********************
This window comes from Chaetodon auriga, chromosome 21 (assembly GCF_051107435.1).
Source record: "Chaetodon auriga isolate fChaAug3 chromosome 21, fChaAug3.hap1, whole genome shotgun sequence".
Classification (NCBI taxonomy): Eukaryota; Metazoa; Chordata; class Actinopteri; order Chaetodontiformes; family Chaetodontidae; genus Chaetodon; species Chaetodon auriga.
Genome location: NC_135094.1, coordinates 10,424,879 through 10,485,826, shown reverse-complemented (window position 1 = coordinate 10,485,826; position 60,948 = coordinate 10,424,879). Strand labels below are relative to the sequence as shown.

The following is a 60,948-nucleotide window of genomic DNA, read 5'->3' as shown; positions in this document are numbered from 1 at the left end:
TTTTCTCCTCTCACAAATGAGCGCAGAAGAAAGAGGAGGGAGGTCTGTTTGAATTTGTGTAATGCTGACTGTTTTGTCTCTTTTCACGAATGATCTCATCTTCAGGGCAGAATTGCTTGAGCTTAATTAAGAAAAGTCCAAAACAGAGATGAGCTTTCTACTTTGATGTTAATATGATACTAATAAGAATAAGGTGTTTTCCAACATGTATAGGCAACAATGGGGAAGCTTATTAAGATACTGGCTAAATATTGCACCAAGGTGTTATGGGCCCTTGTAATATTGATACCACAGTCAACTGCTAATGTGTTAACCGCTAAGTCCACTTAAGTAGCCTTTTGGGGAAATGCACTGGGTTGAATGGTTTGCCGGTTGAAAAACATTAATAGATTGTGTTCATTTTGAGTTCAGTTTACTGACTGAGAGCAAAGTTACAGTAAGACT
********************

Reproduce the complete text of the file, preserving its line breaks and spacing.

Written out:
This window comes from Chaetodon auriga, chromosome 21 (assembly GCF_051107435.1).
Source record: "Chaetodon auriga isolate fChaAug3 chromosome 21, fChaAug3.hap1, whole genome shotgun sequence".
Classification (NCBI taxonomy): Eukaryota; Metazoa; Chordata; class Actinopteri; order Chaetodontiformes; family Chaetodontidae; genus Chaetodon; species Chaetodon auriga.
Genome location: NC_135094.1, coordinates 10,424,879 through 10,485,826, shown reverse-complemented (window position 1 = coordinate 10,485,826; position 60,948 = coordinate 10,424,879). Strand labels below are relative to the sequence as shown.

The following is a 60,948-nucleotide window of genomic DNA, read 5'->3' as shown; positions in this document are numbered from 1 at the left end:
TTTTCTCCTCTCACAAATGAGCGCAGAAGAAAGAGGAGGGAGGTCTGTTTGAATTTGTGTAATGCTGACTGTTTTGTCTCTTTTCACGAATGATCTCATCTTCAGGGCAGAATTGCTTGAGCTTAATTAAGAAAAGTCCAAAACAGAGATGAGCTTTCTACTTTGATGTTAATATGATACTAATAAGAATAAGGTGTTTTCCAACATGTATAGGCAACAATGGGGAAGCTTATTAAGATACTGGCTAAATATTGCACCAAGGTGTTATGGGCCCTTGTAATATTGATACCACAGTCAACTGCTAATGTGTTAACCGCTAAGTCCACTTAAGTAGCCTTTTGGGGAAATGCACTGGGTTGAATGGTTTGCCGGTTGAAAAACATTAATAGATTGTGTTCATTTTGAGTTCAGTTTACTGACTGAGAGCAAAGTTACAGTAAGACT